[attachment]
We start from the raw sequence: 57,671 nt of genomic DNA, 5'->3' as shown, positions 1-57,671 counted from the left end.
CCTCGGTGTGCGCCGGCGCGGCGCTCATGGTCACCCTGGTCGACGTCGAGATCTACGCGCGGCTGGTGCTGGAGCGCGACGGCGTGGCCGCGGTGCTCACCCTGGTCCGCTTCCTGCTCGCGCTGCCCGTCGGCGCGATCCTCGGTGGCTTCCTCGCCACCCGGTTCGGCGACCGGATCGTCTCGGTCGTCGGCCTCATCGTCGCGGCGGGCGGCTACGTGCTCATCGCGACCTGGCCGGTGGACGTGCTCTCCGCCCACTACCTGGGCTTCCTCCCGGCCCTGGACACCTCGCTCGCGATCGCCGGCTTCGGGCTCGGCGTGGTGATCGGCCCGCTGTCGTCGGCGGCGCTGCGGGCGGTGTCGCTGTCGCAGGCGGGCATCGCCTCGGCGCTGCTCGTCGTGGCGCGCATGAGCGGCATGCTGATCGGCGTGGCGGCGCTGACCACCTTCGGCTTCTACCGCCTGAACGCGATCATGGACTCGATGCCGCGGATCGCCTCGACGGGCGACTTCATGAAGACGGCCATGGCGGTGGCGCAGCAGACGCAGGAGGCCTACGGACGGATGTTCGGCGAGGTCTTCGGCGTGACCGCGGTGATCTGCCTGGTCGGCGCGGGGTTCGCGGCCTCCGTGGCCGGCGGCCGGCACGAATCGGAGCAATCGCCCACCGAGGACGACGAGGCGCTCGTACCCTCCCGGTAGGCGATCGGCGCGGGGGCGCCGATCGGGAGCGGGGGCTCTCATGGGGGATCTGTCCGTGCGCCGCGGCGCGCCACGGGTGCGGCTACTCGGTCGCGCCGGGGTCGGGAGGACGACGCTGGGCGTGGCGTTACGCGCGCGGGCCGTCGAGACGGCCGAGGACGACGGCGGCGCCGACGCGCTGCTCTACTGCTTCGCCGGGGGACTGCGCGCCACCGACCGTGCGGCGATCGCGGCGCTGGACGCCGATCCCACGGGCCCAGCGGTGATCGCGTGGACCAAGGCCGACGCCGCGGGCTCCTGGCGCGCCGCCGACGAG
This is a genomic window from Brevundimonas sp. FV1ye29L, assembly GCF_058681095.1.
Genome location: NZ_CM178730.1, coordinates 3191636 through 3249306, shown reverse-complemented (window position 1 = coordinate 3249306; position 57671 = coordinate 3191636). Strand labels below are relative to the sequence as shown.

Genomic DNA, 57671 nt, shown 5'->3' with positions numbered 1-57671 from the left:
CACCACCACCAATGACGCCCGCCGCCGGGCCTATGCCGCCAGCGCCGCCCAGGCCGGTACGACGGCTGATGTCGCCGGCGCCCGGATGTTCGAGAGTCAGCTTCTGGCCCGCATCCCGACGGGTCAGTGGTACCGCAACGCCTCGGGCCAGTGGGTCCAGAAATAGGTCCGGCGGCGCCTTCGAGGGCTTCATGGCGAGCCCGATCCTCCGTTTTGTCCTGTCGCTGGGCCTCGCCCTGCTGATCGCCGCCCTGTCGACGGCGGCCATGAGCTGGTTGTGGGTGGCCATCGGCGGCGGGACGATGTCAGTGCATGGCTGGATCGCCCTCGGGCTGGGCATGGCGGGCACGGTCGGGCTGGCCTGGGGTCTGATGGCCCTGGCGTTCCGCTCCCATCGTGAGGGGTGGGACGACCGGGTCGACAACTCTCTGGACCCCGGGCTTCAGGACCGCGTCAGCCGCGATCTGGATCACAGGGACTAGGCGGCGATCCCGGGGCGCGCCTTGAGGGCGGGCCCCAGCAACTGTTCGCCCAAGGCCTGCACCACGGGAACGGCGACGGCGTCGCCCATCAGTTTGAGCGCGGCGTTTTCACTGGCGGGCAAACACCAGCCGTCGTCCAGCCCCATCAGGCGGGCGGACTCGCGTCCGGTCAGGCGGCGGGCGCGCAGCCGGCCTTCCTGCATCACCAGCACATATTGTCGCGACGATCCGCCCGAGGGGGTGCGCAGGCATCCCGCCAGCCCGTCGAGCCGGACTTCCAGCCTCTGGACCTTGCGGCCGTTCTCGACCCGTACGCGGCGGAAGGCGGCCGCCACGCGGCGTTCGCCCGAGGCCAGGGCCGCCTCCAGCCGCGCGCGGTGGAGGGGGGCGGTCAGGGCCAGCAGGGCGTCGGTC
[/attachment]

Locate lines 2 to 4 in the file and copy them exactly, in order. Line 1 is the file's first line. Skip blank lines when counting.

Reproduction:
CCTCGGTGTGCGCCGGCGCGGCGCTCATGGTCACCCTGGTCGACGTCGAGATCTACGCGCGGCTGGTGCTGGAGCGCGACGGCGTGGCCGCGGTGCTCACCCTGGTCCGCTTCCTGCTCGCGCTGCCCGTCGGCGCGATCCTCGGTGGCTTCCTCGCCACCCGGTTCGGCGACCGGATCGTCTCGGTCGTCGGCCTCATCGTCGCGGCGGGCGGCTACGTGCTCATCGCGACCTGGCCGGTGGACGTGCTCTCCGCCCACTACCTGGGCTTCCTCCCGGCCCTGGACACCTCGCTCGCGATCGCCGGCTTCGGGCTCGGCGTGGTGATCGGCCCGCTGTCGTCGGCGGCGCTGCGGGCGGTGTCGCTGTCGCAGGCGGGCATCGCCTCGGCGCTGCTCGTCGTGGCGCGCATGAGCGGCATGCTGATCGGCGTGGCGGCGCTGACCACCTTCGGCTTCTACCGCCTGAACGCGATCATGGACTCGATGCCGCGGATCGCCTCGACGGGCGACTTCATGAAGACGGCCATGGCGGTGGCGCAGCAGACGCAGGAGGCCTACGGACGGATGTTCGGCGAGGTCTTCGGCGTGACCGCGGTGATCTGCCTGGTCGGCGCGGGGTTCGCGGCCTCCGTGGCCGGCGGCCGGCACGAATCGGAGCAATCGCCCACCGAGGACGACGAGGCGCTCGTACCCTCCCGGTAGGCGATCGGCGCGGGGGCGCCGATCGGGAGCGGGGGCTCTCATGGGGGATCTGTCCGTGCGCCGCGGCGCGCCACGGGTGCGGCTACTCGGTCGCGCCGGGGTCGGGAGGACGACGCTGGGCGTGGCGTTACGCGCGCGGGCCGTCGAGACGGCCGAGGACGACGGCGGCGCCGACGCGCTGCTCTACTGCTTCGCCGGGGGACTGCGCGCCACCGACCGTGCGGCGATCGCGGCGCTGGACGCCGATCCCACGGGCCCAGCGGTGATCGCGTGGACCAAGGCCGACGCCGCGGGCTCCTGGCGCGCCGCCGACGAG
This is a genomic window from Brevundimonas sp. FV1ye29L, assembly GCF_058681095.1.
Genome location: NZ_CM178730.1, coordinates 3191636 through 3249306, shown reverse-complemented (window position 1 = coordinate 3249306; position 57671 = coordinate 3191636). Strand labels below are relative to the sequence as shown.